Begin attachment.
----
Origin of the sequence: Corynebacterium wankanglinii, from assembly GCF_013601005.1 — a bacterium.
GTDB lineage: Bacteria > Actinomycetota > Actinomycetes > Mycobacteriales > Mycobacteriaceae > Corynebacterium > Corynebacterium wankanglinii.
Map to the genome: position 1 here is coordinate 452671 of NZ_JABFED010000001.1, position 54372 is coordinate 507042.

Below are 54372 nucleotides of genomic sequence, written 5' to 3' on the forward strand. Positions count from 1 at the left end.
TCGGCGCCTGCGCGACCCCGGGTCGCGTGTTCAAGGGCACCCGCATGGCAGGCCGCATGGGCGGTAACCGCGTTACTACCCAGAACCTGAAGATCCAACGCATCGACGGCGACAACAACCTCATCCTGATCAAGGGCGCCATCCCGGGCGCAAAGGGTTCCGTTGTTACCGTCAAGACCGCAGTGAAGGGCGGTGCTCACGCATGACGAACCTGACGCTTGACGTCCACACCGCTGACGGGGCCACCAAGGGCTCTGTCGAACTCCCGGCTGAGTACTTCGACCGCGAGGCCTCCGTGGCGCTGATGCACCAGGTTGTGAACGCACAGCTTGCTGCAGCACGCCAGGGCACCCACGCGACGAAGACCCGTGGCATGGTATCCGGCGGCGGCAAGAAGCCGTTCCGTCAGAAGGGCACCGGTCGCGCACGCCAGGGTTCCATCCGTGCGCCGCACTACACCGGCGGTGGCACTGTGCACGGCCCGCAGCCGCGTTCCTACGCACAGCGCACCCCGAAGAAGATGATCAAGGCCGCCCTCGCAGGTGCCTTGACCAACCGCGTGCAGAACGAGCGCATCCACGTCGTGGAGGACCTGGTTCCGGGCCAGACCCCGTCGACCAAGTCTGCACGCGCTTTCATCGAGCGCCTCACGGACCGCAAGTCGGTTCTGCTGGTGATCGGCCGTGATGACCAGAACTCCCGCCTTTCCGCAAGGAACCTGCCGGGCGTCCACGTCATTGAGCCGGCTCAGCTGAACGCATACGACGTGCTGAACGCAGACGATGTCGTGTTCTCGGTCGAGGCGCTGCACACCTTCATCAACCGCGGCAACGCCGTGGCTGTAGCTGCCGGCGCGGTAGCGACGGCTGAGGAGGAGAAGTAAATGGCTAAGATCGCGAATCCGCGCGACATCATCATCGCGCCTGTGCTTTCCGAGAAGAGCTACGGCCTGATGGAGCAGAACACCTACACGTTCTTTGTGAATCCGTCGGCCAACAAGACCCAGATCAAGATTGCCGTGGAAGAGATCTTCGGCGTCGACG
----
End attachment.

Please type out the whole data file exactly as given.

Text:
Origin of the sequence: Corynebacterium wankanglinii, from assembly GCF_013601005.1 — a bacterium.
GTDB lineage: Bacteria > Actinomycetota > Actinomycetes > Mycobacteriales > Mycobacteriaceae > Corynebacterium > Corynebacterium wankanglinii.
Map to the genome: position 1 here is coordinate 452671 of NZ_JABFED010000001.1, position 54372 is coordinate 507042.

Below are 54372 nucleotides of genomic sequence, written 5' to 3' on the forward strand. Positions count from 1 at the left end.
TCGGCGCCTGCGCGACCCCGGGTCGCGTGTTCAAGGGCACCCGCATGGCAGGCCGCATGGGCGGTAACCGCGTTACTACCCAGAACCTGAAGATCCAACGCATCGACGGCGACAACAACCTCATCCTGATCAAGGGCGCCATCCCGGGCGCAAAGGGTTCCGTTGTTACCGTCAAGACCGCAGTGAAGGGCGGTGCTCACGCATGACGAACCTGACGCTTGACGTCCACACCGCTGACGGGGCCACCAAGGGCTCTGTCGAACTCCCGGCTGAGTACTTCGACCGCGAGGCCTCCGTGGCGCTGATGCACCAGGTTGTGAACGCACAGCTTGCTGCAGCACGCCAGGGCACCCACGCGACGAAGACCCGTGGCATGGTATCCGGCGGCGGCAAGAAGCCGTTCCGTCAGAAGGGCACCGGTCGCGCACGCCAGGGTTCCATCCGTGCGCCGCACTACACCGGCGGTGGCACTGTGCACGGCCCGCAGCCGCGTTCCTACGCACAGCGCACCCCGAAGAAGATGATCAAGGCCGCCCTCGCAGGTGCCTTGACCAACCGCGTGCAGAACGAGCGCATCCACGTCGTGGAGGACCTGGTTCCGGGCCAGACCCCGTCGACCAAGTCTGCACGCGCTTTCATCGAGCGCCTCACGGACCGCAAGTCGGTTCTGCTGGTGATCGGCCGTGATGACCAGAACTCCCGCCTTTCCGCAAGGAACCTGCCGGGCGTCCACGTCATTGAGCCGGCTCAGCTGAACGCATACGACGTGCTGAACGCAGACGATGTCGTGTTCTCGGTCGAGGCGCTGCACACCTTCATCAACCGCGGCAACGCCGTGGCTGTAGCTGCCGGCGCGGTAGCGACGGCTGAGGAGGAGAAGTAAATGGCTAAGATCGCGAATCCGCGCGACATCATCATCGCGCCTGTGCTTTCCGAGAAGAGCTACGGCCTGATGGAGCAGAACACCTACACGTTCTTTGTGAATCCGTCGGCCAACAAGACCCAGATCAAGATTGCCGTGGAAGAGATCTTCGGCGTCGACG